Sections

Bidder for Parkway Hosp. fails to close on $22M sale

The Parkway Hospital property remains in limbo since the state shuttered it in 2008.
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The former Parkway Hospital property appears to be bound for another auction.

A limited liability company that staked out the 70-35 113th St. property with a $22 million bid during a Jan. 10 foreclosure auction opted not to move forward with the sale, according to Joseph Risi, the referee assigned to the foreclosure case.

Risi said 70-35 113th Street Holdings LLC paid the required 10 percent down payment, but never handed over the remainder of the bid.

Auberge Grand Central LLC, which holds the mortgage on the Forest Hills property, granted the LLC more time to complete the sale after the 30-day window for closing passed.

Risi said the 56,400-square-foot lot would likely be put up for auction again while the court decided where the $2.2 million deposit should be directed.

As of Wednesday, 70-35 113th Street Holdings was not registered with the state. The potential new owners never disclosed their identities publicly.

City Councilwoman Karen Koslowitz (D-Forest Hills) said she tried to organize two meetings with the LLC to discuss its plans for the property. She said the company’s representatives asked to reschedule the first meeting and showed up an hour and a half late to the second.

“I had to leave, so I didn’t sit down with them,” said Koslowitz, who declined to disclose the representa­tives’ identities because she was unsure if they would assume ownership of Parkway. “I want to know what’s going to be there because right now the building is an eyesore.”

Since the state Commission on Healthcare Facilities shut the hospital in 2008, the empty Forest Hills building has racked up 14 open violations with the city Department of Buildings and seven with the city Environmental Control Board. Telecommunications companies have rented space on the roof.

Parkway currently has a $10,700 tab for infractions that range from failing to maintain the building exterior because of bulging bricks to not having its elevator annually inspected, according to the DOB website. The

Parkway’s owner and chief executive officer, Dr. Robert Aquino, lost the battle to reopen Parkway as creditors began pursuing him for unpaid debts.

Aquino filed a lawsuit in 2009 against then-state Assemblyman Anthony Seminerio and former Jamaica Hospital CEO David Rosen, accusing them of setting Parkway up to fail after Rosen bribed Seminerio to support Jamaica Hospital in the state Legislature.

Seminerio died in prison and Rosen was sentenced to a three-year prison term for bribery.

Aquino pleaded guilty in January 2012 to federal bribery charges stemming from his attempts to pay former state Sen. Carl Kruger $60,000 in exchange for Kruger lobbying to revive Parkway. He was sentenced to four months in prison.

But the former CEO had spent years trying to turn around Parkway.

Between March 2006 and July 2007, he took out $61 million in loans from Medical Capital Holdings Inc. through three entities attorneys believe Aquino or his family controlled — Parkway Hospital Inc., which operated the hospital; Parkway Acquisition I, which leased the land and building to the hospital; and Capitol Health Management Inc., which managed six medical practices in the tri-state area and staffed Parkway’s emergency room, according to federal court documents filed by a receiver for Medical Capital Holdings.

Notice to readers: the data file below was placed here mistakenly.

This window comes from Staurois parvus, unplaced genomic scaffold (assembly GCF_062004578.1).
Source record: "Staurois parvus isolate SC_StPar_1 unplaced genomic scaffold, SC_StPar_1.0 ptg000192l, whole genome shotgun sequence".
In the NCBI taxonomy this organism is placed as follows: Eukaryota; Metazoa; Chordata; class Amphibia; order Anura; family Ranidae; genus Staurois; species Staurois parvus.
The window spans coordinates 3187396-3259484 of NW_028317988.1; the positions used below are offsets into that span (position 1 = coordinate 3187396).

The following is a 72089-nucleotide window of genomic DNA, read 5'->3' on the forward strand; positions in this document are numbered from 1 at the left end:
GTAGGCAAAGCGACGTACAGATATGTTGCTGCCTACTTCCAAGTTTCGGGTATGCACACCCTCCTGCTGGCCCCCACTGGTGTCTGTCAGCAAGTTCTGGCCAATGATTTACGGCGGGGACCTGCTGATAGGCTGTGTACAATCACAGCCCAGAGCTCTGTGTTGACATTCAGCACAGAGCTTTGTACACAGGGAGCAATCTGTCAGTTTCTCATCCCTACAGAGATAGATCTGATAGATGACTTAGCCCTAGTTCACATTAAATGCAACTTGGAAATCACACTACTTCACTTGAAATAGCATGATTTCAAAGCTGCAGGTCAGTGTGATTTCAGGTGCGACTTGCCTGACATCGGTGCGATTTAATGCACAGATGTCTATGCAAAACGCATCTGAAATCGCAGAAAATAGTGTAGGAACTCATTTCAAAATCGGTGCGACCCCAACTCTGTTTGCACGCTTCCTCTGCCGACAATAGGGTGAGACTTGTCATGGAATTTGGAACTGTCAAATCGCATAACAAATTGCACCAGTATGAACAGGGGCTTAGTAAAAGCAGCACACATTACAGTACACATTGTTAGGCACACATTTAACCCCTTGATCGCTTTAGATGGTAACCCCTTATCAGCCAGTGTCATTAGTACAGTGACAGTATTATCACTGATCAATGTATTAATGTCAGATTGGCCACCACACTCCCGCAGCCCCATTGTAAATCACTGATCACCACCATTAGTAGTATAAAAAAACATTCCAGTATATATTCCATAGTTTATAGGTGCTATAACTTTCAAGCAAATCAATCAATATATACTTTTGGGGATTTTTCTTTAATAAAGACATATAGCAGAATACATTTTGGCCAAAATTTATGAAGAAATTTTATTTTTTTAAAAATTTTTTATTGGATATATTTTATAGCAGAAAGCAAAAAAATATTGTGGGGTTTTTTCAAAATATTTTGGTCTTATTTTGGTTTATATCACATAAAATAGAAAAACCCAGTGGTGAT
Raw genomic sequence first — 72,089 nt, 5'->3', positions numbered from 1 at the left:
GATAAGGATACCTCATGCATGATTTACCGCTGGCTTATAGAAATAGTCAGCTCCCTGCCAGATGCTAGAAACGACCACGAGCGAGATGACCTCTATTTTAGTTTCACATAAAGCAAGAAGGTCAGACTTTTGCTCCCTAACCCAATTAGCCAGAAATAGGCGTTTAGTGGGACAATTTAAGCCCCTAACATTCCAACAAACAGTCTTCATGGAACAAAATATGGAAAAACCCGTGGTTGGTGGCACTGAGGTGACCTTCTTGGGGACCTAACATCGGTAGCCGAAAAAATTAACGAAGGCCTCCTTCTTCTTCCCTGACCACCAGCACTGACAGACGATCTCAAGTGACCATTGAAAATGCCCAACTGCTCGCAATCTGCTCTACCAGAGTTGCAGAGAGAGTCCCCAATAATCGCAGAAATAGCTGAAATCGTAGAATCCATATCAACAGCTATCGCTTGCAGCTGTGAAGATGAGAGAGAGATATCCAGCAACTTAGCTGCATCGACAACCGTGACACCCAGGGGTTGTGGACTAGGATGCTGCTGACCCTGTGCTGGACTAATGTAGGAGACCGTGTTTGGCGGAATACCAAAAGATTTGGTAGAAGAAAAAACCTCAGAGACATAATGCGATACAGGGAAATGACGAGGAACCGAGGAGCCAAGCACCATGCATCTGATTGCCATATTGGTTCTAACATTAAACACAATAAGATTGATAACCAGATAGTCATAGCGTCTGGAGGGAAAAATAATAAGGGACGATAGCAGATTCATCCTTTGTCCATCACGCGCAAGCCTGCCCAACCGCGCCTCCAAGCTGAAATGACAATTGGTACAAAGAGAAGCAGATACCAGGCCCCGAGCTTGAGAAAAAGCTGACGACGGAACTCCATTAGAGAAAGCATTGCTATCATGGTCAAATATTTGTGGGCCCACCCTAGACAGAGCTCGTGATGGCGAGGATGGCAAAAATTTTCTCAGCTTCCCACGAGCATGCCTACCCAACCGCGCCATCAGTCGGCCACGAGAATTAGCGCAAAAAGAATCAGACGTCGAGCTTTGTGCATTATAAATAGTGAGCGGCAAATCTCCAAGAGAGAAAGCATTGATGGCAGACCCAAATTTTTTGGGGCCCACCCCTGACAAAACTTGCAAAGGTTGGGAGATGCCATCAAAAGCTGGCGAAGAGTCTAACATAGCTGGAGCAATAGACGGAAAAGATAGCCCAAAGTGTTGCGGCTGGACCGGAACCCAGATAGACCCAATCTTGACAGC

Many of these loans were secured by the hospital’s property.

After executives with Medical Capital Holdings Inc. were arrested by the U.S. Securities and Exchange Commission on fraud charges, the U.S. District Court in Central California appointed Thomas Seaman receiver of the assets held by the investment company, including the Parkway loans, in 2009.

By March 2014, accrued interest had increased Medical Capital Holdings’ investment in Parkway to $76 million, according to Seaman’s monthly report.

Parkway Hospital and Capitol Health Management have filed for bankruptcy. The cases were converted to Chapter 7 bankruptcies, where trustees are charged with liquidating companies’ assets and distributing them to creditors because reorganizing the businesses is no longer considered viable.

Parkway Acquisition, which owns the property, has attempted to file for Chapter 11 bankruptcy protection multiple times in a bid to stall the receiver from foreclosing on the property, according to documents filed in the foreclosure case.

Parkway’s latest bankruptcy bid, filed days before a scheduled auction of the property in June, was dismissed in winter.

Because Seaman helped broker the sale of Parkway’s mortgage to Auberge Grand Central LLC in 2012, Auberge Grand Central assumed the receiver’s position in the foreclosure case.

The referee would now work with Auberge when planning future auctions of the property.

Reach reporter Sarina Trangle at 718-260-4546 or by e-mail at strangle@cnglocal.com.

Updated 4:17 pm, March 13, 2014
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